In a state that’s produced Heisman Trophy winners, electric wishbone stars and highlight-reel wide receivers, Kevin Williams’ NFL career has flown under the radar.
Of the 80 players with Oklahoma ties on current NFL training camp rosters — other than future Hall of Fame running back Adrian Peterson — one could argue that Williams might have the best shot at being selected to the Pro Football Hall of Fame.
Williams, who will celebrate his 34th birthday in August, will not fly under the radar this season.
After playing 11 seasons with the Minnesota Vikings, Williams signed with the Super Bowl champion Seattle Seahawks.
When the Seahawks play play four national televised games, plus additional showcase showdowns, analysts like ESPN’s Jon Gruden will rave about the Oklahoma State standout who was a two-star high school recruit out of Fordyce, Ark.
“The atmosphere here is a lot different,” Williams said in a telephone interview with The Oklahoman. “They’re coming off a Super Bowl win. There is so much excitement. Everyone here is itching to play football and try to do it again. It really rubs off on you. We have a chance to do something great.”
In the parity-driven NFL it’s rare for the defending Super Bowl champion to return to the Roman numeral game, much less win back-to-back Lombardi trophies.
Over the past 20 years, only the 1997-98 Broncos and 2003-04 Patriots have won back-to-back Super Bowls.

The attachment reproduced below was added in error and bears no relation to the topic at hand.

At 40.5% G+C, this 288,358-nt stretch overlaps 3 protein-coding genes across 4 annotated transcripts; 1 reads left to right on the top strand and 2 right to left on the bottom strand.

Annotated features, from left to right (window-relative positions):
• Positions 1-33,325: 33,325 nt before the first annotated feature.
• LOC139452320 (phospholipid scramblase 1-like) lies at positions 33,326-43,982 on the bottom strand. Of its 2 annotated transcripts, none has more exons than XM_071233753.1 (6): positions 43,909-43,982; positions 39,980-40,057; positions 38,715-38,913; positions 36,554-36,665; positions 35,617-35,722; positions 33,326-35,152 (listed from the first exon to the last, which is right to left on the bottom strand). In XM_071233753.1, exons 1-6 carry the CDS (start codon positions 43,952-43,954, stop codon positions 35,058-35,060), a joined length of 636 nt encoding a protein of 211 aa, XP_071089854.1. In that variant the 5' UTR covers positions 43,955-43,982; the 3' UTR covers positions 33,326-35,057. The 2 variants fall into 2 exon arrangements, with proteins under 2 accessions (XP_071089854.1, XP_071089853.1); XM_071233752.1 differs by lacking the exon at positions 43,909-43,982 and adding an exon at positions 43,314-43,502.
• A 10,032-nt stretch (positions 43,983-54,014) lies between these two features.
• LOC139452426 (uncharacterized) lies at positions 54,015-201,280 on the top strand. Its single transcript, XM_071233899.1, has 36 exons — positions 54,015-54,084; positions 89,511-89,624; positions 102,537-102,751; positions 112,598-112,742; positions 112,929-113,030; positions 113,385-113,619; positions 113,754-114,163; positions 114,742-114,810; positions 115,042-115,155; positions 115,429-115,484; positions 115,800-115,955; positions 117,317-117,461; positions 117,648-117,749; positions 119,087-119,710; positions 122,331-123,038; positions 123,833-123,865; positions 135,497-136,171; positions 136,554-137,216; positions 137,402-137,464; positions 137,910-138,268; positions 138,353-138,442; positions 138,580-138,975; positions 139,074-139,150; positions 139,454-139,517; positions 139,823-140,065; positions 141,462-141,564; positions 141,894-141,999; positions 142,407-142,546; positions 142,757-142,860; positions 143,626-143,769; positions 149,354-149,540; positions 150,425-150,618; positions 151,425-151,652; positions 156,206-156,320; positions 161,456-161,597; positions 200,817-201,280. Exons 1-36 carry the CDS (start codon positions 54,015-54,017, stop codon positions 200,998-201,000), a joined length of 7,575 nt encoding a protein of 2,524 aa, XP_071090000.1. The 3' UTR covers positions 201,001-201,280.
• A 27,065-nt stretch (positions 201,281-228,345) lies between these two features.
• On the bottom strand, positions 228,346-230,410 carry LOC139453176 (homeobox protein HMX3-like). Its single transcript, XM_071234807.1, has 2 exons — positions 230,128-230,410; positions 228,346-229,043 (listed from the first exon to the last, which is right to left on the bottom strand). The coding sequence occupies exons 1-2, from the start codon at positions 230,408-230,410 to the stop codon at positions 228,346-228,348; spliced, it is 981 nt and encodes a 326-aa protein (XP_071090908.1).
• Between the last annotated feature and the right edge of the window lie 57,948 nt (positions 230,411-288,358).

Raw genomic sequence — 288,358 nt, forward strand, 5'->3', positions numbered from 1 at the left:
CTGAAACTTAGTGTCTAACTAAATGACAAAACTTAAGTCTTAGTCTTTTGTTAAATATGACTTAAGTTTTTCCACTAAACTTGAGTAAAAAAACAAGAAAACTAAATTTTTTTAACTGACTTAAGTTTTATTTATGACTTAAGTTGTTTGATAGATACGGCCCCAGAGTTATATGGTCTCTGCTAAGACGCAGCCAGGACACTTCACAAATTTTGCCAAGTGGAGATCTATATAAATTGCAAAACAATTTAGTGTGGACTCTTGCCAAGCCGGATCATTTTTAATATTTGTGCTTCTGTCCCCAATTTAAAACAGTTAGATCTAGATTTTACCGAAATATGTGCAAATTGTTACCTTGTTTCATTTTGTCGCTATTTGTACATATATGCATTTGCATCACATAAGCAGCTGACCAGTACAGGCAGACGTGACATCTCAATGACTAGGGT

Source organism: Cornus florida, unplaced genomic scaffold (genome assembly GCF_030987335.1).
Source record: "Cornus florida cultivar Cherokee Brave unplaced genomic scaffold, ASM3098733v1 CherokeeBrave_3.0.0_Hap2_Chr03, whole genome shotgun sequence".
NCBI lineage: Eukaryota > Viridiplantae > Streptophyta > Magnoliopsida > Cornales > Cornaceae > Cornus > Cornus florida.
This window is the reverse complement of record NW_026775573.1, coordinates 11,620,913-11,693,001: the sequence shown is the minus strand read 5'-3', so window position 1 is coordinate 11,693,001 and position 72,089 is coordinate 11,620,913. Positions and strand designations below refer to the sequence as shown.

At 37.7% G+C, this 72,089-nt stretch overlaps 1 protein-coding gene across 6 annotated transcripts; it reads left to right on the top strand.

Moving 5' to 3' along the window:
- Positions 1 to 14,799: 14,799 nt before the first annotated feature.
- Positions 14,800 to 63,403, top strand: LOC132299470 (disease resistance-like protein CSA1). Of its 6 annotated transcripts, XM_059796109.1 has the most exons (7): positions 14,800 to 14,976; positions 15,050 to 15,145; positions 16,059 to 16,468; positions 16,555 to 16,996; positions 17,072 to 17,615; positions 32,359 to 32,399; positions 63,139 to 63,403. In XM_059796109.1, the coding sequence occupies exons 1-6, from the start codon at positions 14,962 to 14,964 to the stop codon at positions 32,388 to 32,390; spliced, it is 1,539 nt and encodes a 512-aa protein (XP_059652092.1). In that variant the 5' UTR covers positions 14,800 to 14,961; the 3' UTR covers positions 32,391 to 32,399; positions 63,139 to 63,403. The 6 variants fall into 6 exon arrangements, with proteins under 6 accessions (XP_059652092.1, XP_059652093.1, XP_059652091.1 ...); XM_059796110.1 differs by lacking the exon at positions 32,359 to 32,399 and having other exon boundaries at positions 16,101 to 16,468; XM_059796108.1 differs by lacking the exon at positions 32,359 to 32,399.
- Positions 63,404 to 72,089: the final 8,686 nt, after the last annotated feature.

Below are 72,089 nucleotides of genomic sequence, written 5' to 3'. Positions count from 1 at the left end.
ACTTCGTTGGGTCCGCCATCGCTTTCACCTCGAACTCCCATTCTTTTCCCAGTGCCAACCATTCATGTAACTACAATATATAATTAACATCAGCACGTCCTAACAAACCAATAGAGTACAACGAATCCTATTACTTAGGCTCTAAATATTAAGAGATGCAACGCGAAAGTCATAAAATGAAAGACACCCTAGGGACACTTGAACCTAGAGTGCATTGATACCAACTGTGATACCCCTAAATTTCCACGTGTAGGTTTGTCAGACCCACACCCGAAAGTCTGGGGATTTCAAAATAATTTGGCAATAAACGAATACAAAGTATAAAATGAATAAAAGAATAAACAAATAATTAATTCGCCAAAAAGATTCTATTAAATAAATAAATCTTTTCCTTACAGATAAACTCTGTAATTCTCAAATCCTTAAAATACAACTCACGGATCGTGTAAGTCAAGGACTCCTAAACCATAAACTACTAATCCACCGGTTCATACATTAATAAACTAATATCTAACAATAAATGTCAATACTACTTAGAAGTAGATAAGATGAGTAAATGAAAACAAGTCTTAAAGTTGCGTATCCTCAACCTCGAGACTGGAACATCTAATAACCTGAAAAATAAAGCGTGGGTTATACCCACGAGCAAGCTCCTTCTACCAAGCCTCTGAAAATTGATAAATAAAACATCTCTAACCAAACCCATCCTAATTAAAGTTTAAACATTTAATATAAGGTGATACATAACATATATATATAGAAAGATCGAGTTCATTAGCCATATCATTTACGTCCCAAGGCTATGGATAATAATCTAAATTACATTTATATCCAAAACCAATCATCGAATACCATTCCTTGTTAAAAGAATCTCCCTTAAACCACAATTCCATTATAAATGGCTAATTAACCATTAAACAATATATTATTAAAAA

“This is a great place to play,” said Williams, who was named to the NFL’s All-Decade team for the 2000-09 seasons. “They have a bunch of young guys flying around. It’s infectious. I’ll try to use some of that enthusiasm. These kids keep it fun. I just want to contribute as much as I can to a team that’s already good.”
When searching for a new team, one requirement was to have a playoff-caliber quarterback, a variable sorely missing most of his years in Minnesota.
Russell Wilson, a similar under-the-radar prospect, has compiled a 28-9 record as Seattle’s starter his first two seasons. Wilson doesn’t compile gaudy statistics but complements a punishing running game and elite defense.
“(Wilson) is the type of guy that makes a play when you need it the most in the playoffs,” Williams said. “You can be one of the best quarterbacks in the league during the season, but the key is how you play in the playoffs.
“Sometimes it might come down to something as simple as driving down to set up a field goal that will win the game. All playoff teams have that type of quarterback. (Wilson) has won a Super Bowl.”
Last season, none of Seattle’s defensive linemen played more than 620 snaps. In contrast, Williams, the ninth overall pick in the 2003 draft, played his customary 700 plays.
“I’ve played a lot of plays every year throughout my career, which takes a toll on you,” Williams said. “Playing less will benefit me, especially in the fourth quarter and late in the season. The only thing that would feel kind of strange is if I wasn’t in the starting lineup.”
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